Stella Chou Laboratory
Led by Stella Chou, MD, researchers in the Chou Laboratory are studying the molecular mechanisms of leukemia and other hematologic abnormalities in children with Down syndrome. The long-term goal of the work in this laboratory is to understand the contribution of trisomy 21 to the predisposition of children with Down syndrome to develop two related leukemias; transient myeloproliferative disease (TMD) and acute megakaryoblastic leukemia (AMKL).
Ongoing research in the Chou Laboratory is examining how mutations in the GATA1 gene in virtually all cancer cells from children with TMD and AMKL cause leukemia to develop. Using patient samples and induced pluripotent stems cells (IPSCs) from children with Down syndrome, researchers in the Chou Laboratory found that GATA1 mutations resulted in defective erythropoiesis but enhanced megakaryocyte cell proliferation by dysregulation of GATA1 target genes.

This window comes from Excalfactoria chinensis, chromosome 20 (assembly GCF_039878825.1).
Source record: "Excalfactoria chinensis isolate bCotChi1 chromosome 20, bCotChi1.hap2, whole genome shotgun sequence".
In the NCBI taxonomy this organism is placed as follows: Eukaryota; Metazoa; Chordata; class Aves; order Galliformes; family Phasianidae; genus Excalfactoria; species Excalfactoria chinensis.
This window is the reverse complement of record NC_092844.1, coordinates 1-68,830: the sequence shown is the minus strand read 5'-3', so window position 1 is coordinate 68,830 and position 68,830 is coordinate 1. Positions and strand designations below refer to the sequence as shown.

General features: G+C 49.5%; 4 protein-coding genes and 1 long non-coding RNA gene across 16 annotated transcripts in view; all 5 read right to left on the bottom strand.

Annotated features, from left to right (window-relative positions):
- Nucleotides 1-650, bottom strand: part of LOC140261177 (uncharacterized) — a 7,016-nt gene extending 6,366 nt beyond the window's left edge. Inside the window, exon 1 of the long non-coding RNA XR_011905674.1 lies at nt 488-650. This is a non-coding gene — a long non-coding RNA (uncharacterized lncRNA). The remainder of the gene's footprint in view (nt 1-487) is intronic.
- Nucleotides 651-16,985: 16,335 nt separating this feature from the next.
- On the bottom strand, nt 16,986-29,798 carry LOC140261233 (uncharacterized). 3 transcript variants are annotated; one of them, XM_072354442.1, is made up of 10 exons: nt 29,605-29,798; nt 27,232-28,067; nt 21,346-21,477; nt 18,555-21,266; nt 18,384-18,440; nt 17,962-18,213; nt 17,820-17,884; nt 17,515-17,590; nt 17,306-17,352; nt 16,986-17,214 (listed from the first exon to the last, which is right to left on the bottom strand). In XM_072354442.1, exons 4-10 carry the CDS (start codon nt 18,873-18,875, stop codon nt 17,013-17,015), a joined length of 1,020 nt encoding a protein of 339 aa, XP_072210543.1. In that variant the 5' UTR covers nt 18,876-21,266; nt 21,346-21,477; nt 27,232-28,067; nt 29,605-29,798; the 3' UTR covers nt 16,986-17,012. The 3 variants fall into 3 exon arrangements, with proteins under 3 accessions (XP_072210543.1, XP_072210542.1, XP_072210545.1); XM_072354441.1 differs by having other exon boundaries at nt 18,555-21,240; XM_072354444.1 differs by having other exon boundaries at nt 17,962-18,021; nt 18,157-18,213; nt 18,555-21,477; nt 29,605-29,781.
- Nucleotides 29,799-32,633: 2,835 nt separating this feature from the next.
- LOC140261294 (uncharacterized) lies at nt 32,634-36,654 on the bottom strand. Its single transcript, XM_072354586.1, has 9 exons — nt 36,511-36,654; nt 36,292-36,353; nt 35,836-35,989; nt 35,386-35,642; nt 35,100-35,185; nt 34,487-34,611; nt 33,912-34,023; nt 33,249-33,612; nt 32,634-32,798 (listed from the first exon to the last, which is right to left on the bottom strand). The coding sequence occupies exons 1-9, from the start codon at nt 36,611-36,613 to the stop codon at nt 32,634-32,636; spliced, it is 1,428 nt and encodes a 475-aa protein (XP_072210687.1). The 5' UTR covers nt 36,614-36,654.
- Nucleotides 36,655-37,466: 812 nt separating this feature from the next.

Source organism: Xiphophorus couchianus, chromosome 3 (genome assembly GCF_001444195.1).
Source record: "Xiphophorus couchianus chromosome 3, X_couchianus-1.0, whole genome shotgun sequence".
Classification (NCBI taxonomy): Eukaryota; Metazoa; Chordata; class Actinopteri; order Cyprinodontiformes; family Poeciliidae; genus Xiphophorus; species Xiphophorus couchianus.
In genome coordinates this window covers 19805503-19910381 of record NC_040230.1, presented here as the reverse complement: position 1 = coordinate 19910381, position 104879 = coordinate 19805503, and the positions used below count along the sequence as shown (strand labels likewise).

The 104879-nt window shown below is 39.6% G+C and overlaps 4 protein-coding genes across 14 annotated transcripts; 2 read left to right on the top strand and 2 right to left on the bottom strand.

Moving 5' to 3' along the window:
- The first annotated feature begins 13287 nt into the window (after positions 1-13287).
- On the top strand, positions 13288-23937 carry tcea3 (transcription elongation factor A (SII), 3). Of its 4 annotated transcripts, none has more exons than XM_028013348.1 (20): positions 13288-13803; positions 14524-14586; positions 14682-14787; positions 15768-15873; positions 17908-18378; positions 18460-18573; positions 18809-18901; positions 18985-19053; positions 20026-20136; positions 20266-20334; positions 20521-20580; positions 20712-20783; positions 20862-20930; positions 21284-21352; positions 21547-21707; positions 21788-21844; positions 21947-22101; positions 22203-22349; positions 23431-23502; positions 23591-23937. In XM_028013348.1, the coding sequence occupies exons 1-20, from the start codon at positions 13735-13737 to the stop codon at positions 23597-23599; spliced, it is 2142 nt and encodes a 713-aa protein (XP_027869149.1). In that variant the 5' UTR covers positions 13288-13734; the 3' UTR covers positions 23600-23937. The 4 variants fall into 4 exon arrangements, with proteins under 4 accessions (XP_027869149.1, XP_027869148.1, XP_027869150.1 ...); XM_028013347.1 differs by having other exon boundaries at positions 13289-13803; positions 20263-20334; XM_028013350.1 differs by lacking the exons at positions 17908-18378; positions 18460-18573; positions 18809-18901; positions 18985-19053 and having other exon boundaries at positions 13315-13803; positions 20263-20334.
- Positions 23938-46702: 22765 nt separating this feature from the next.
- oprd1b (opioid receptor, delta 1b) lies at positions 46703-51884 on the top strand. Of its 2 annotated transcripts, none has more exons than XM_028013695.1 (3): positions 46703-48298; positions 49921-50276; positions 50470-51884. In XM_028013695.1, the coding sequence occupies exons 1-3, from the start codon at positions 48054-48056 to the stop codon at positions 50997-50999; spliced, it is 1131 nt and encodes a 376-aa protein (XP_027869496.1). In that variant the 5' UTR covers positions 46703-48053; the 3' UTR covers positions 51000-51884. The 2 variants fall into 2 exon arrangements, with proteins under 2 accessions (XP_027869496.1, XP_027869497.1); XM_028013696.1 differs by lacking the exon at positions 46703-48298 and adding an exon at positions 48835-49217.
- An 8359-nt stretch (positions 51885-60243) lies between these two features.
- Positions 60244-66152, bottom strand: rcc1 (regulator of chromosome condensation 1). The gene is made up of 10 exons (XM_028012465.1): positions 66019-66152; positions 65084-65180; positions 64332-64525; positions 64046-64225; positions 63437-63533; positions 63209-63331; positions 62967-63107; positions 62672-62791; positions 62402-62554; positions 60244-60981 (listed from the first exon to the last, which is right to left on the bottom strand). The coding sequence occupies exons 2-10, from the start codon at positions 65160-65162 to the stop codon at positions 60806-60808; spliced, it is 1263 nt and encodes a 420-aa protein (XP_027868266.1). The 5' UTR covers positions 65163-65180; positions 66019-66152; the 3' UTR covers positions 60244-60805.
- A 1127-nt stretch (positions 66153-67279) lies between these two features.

These findings suggested that normal blood cell development is altered in the context of trisomy 21 and that altered hematopoietic gene expression contributes to the development of TMD and AMKL frequently observed in children with Down syndrome.
Other research in the Chou Laboratory is focused on the use DNA-based analyses to prevent Rh alloimmunization after blood transfusion in children with sickle cell disease.
Future studies will continue to focus on the effects of an extra copy of chromosome 21 and GATA1 mutations on hematopoiesis and their contribution to TMD and AMKL development in children with Down syndrome. A separate focus of her laboratory seeks to improve molecular strategies and blood bank tools that will help to reduce the incidence of alloimmunization in children with sickle cell disease who undergo regular blood transfusions.